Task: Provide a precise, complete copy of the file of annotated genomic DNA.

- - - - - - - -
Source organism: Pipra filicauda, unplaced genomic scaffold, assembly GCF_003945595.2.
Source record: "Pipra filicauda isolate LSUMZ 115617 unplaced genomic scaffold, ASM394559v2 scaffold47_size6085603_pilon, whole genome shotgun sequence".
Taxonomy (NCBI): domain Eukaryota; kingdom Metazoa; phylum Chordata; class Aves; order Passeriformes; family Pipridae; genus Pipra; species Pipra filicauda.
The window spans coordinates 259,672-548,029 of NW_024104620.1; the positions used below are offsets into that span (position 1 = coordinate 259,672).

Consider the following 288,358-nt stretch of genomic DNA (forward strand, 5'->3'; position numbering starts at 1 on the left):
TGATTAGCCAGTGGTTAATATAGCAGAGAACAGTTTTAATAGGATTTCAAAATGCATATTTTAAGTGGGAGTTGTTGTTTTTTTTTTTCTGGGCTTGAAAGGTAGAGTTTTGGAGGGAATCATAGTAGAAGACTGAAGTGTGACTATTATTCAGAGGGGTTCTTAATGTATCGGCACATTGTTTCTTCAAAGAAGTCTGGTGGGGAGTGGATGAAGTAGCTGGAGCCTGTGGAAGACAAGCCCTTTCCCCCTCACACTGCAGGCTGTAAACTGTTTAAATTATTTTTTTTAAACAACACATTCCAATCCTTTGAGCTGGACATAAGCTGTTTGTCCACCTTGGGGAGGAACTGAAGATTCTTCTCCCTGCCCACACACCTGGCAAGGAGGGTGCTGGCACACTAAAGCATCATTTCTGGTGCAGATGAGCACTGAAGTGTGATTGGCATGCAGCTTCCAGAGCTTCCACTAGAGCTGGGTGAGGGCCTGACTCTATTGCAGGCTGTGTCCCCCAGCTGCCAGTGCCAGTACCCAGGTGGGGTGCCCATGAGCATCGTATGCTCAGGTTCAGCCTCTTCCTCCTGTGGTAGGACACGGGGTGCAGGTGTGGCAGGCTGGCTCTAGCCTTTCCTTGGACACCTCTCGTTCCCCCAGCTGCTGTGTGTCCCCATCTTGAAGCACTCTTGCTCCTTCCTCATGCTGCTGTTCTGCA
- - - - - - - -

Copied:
Source organism: Pipra filicauda, unplaced genomic scaffold, assembly GCF_003945595.2.
Source record: "Pipra filicauda isolate LSUMZ 115617 unplaced genomic scaffold, ASM394559v2 scaffold47_size6085603_pilon, whole genome shotgun sequence".
Taxonomy (NCBI): domain Eukaryota; kingdom Metazoa; phylum Chordata; class Aves; order Passeriformes; family Pipridae; genus Pipra; species Pipra filicauda.
The window spans coordinates 259,672-548,029 of NW_024104620.1; the positions used below are offsets into that span (position 1 = coordinate 259,672).

Consider the following 288,358-nt stretch of genomic DNA (forward strand, 5'->3'; position numbering starts at 1 on the left):
TGATTAGCCAGTGGTTAATATAGCAGAGAACAGTTTTAATAGGATTTCAAAATGCATATTTTAAGTGGGAGTTGTTGTTTTTTTTTTTCTGGGCTTGAAAGGTAGAGTTTTGGAGGGAATCATAGTAGAAGACTGAAGTGTGACTATTATTCAGAGGGGTTCTTAATGTATCGGCACATTGTTTCTTCAAAGAAGTCTGGTGGGGAGTGGATGAAGTAGCTGGAGCCTGTGGAAGACAAGCCCTTTCCCCCTCACACTGCAGGCTGTAAACTGTTTAAATTATTTTTTTTAAACAACACATTCCAATCCTTTGAGCTGGACATAAGCTGTTTGTCCACCTTGGGGAGGAACTGAAGATTCTTCTCCCTGCCCACACACCTGGCAAGGAGGGTGCTGGCACACTAAAGCATCATTTCTGGTGCAGATGAGCACTGAAGTGTGATTGGCATGCAGCTTCCAGAGCTTCCACTAGAGCTGGGTGAGGGCCTGACTCTATTGCAGGCTGTGTCCCCCAGCTGCCAGTGCCAGTACCCAGGTGGGGTGCCCATGAGCATCGTATGCTCAGGTTCAGCCTCTTCCTCCTGTGGTAGGACACGGGGTGCAGGTGTGGCAGGCTGGCTCTAGCCTTTCCTTGGACACCTCTCGTTCCCCCAGCTGCTGTGTGTCCCCATCTTGAAGCACTCTTGCTCCTTCCTCATGCTGCTGTTCTGCA